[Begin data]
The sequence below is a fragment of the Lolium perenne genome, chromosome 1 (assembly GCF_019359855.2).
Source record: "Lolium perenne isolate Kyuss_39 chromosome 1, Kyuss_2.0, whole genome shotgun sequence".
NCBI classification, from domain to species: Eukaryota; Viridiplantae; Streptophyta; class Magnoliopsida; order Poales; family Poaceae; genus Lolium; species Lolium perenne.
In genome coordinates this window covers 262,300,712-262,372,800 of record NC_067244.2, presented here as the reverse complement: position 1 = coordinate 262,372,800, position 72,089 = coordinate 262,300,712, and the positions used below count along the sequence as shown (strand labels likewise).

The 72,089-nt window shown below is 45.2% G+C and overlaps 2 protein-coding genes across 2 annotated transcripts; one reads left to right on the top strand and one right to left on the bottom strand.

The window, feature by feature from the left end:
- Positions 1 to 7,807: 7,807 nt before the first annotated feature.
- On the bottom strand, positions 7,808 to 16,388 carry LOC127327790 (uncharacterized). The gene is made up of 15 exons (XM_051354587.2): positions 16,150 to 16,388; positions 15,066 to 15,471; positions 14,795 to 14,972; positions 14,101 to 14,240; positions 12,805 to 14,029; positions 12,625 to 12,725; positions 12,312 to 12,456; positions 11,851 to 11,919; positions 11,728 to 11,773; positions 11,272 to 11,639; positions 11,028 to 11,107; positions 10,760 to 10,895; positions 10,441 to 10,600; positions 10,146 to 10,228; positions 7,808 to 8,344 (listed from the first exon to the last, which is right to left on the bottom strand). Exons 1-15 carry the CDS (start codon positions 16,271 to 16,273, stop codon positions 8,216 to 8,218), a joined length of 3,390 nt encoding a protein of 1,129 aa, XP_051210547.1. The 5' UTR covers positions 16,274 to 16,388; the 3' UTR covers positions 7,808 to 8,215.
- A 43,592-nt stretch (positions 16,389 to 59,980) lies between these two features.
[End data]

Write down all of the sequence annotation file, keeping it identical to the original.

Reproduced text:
The sequence below is a fragment of the Lolium perenne genome, chromosome 1 (assembly GCF_019359855.2).
Source record: "Lolium perenne isolate Kyuss_39 chromosome 1, Kyuss_2.0, whole genome shotgun sequence".
NCBI classification, from domain to species: Eukaryota; Viridiplantae; Streptophyta; class Magnoliopsida; order Poales; family Poaceae; genus Lolium; species Lolium perenne.
In genome coordinates this window covers 262,300,712-262,372,800 of record NC_067244.2, presented here as the reverse complement: position 1 = coordinate 262,372,800, position 72,089 = coordinate 262,300,712, and the positions used below count along the sequence as shown (strand labels likewise).

The 72,089-nt window shown below is 45.2% G+C and overlaps 2 protein-coding genes across 2 annotated transcripts; one reads left to right on the top strand and one right to left on the bottom strand.

The window, feature by feature from the left end:
- Positions 1 to 7,807: 7,807 nt before the first annotated feature.
- On the bottom strand, positions 7,808 to 16,388 carry LOC127327790 (uncharacterized). The gene is made up of 15 exons (XM_051354587.2): positions 16,150 to 16,388; positions 15,066 to 15,471; positions 14,795 to 14,972; positions 14,101 to 14,240; positions 12,805 to 14,029; positions 12,625 to 12,725; positions 12,312 to 12,456; positions 11,851 to 11,919; positions 11,728 to 11,773; positions 11,272 to 11,639; positions 11,028 to 11,107; positions 10,760 to 10,895; positions 10,441 to 10,600; positions 10,146 to 10,228; positions 7,808 to 8,344 (listed from the first exon to the last, which is right to left on the bottom strand). Exons 1-15 carry the CDS (start codon positions 16,271 to 16,273, stop codon positions 8,216 to 8,218), a joined length of 3,390 nt encoding a protein of 1,129 aa, XP_051210547.1. The 5' UTR covers positions 16,274 to 16,388; the 3' UTR covers positions 7,808 to 8,215.
- A 43,592-nt stretch (positions 16,389 to 59,980) lies between these two features.